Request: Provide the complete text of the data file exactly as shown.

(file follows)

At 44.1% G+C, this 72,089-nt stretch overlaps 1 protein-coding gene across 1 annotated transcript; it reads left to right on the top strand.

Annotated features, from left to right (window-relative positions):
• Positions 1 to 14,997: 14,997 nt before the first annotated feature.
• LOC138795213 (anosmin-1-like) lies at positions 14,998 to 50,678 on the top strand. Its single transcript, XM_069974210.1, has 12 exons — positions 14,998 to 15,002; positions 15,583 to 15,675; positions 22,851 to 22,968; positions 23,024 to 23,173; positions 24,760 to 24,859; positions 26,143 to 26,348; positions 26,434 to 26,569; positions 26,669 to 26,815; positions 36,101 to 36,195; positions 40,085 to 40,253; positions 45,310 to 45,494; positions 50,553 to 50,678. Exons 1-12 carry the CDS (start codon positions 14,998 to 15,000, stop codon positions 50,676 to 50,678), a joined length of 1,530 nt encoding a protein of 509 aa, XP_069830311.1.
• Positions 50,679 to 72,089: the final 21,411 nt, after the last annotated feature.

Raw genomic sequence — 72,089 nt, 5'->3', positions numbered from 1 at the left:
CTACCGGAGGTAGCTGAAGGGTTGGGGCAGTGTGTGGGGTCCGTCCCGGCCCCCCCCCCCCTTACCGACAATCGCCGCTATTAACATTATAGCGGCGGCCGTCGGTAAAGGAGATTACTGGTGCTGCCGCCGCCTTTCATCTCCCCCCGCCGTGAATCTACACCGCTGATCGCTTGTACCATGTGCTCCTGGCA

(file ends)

At 44.1% G+C, this 72,089-nt stretch overlaps 1 protein-coding gene across 1 annotated transcript; it reads left to right on the top strand.

Annotated features, from left to right (window-relative positions):
• Positions 1 to 14,997: 14,997 nt before the first annotated feature.
• LOC138795213 (anosmin-1-like) lies at positions 14,998 to 50,678 on the top strand. Its single transcript, XM_069974210.1, has 12 exons — positions 14,998 to 15,002; positions 15,583 to 15,675; positions 22,851 to 22,968; positions 23,024 to 23,173; positions 24,760 to 24,859; positions 26,143 to 26,348; positions 26,434 to 26,569; positions 26,669 to 26,815; positions 36,101 to 36,195; positions 40,085 to 40,253; positions 45,310 to 45,494; positions 50,553 to 50,678. Exons 1-12 carry the CDS (start codon positions 14,998 to 15,000, stop codon positions 50,676 to 50,678), a joined length of 1,530 nt encoding a protein of 509 aa, XP_069830311.1.
• Positions 50,679 to 72,089: the final 21,411 nt, after the last annotated feature.

Raw genomic sequence — 72,089 nt, 5'->3', positions numbered from 1 at the left:
CTACCGGAGGTAGCTGAAGGGTTGGGGCAGTGTGTGGGGTCCGTCCCGGCCCCCCCCCCCCTTACCGACAATCGCCGCTATTAACATTATAGCGGCGGCCGTCGGTAAAGGAGATTACTGGTGCTGCCGCCGCCTTTCATCTCCCCCCGCCGTGAATCTACACCGCTGATCGCTTGTACCATGTGCTCCTGGCA